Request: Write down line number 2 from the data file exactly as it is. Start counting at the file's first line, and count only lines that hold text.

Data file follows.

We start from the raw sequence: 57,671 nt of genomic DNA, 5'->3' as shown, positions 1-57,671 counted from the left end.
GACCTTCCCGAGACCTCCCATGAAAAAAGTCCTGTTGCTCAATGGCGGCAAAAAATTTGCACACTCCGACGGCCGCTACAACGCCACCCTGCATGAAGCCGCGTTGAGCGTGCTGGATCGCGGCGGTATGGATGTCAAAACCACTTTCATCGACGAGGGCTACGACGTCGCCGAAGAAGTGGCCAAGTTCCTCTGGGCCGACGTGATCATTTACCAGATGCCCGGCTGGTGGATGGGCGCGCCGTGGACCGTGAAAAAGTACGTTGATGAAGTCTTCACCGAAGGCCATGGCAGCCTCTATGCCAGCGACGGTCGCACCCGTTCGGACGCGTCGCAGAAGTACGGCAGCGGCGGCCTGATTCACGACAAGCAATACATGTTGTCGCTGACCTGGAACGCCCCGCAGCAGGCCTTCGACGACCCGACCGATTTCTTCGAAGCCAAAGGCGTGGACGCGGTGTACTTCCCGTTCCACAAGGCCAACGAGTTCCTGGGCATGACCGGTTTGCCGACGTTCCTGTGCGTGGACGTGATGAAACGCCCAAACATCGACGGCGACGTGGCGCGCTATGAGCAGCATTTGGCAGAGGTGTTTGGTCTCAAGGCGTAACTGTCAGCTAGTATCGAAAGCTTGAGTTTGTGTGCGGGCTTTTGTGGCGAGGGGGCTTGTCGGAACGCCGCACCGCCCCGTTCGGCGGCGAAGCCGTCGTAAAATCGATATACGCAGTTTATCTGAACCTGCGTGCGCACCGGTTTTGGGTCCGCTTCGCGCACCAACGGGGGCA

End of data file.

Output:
GACCTTCCCGAGACCTCCCATGAAAAAAGTCCTGTTGCTCAATGGCGGCAAAAAATTTGCACACTCCGACGGCCGCTACAACGCCACCCTGCATGAAGCCGCGTTGAGCGTGCTGGATCGCGGCGGTATGGATGTCAAAACCACTTTCATCGACGAGGGCTACGACGTCGCCGAAGAAGTGGCCAAGTTCCTCTGGGCCGACGTGATCATTTACCAGATGCCCGGCTGGTGGATGGGCGCGCCGTGGACCGTGAAAAAGTACGTTGATGAAGTCTTCACCGAAGGCCATGGCAGCCTCTATGCCAGCGACGGTCGCACCCGTTCGGACGCGTCGCAGAAGTACGGCAGCGGCGGCCTGATTCACGACAAGCAATACATGTTGTCGCTGACCTGGAACGCCCCGCAGCAGGCCTTCGACGACCCGACCGATTTCTTCGAAGCCAAAGGCGTGGACGCGGTGTACTTCCCGTTCCACAAGGCCAACGAGTTCCTGGGCATGACCGGTTTGCCGACGTTCCTGTGCGTGGACGTGATGAAACGCCCAAACATCGACGGCGACGTGGCGCGCTATGAGCAGCATTTGGCAGAGGTGTTTGGTCTCAAGGCGTAACTGTCAGCTAGTATCGAAAGCTTGAGTTTGTGTGCGGGCTTTTGTGGCGAGGGGGCTTGTCGGAACGCCGCACCGCCCCGTTCGGCGGCGAAGCCGTCGTAAAATCGATATACGCAGTTTATCTGAACCTGCGTGCGCACCGGTTTTGGGTCCGCTTCGCGCACCAACGGGGGCA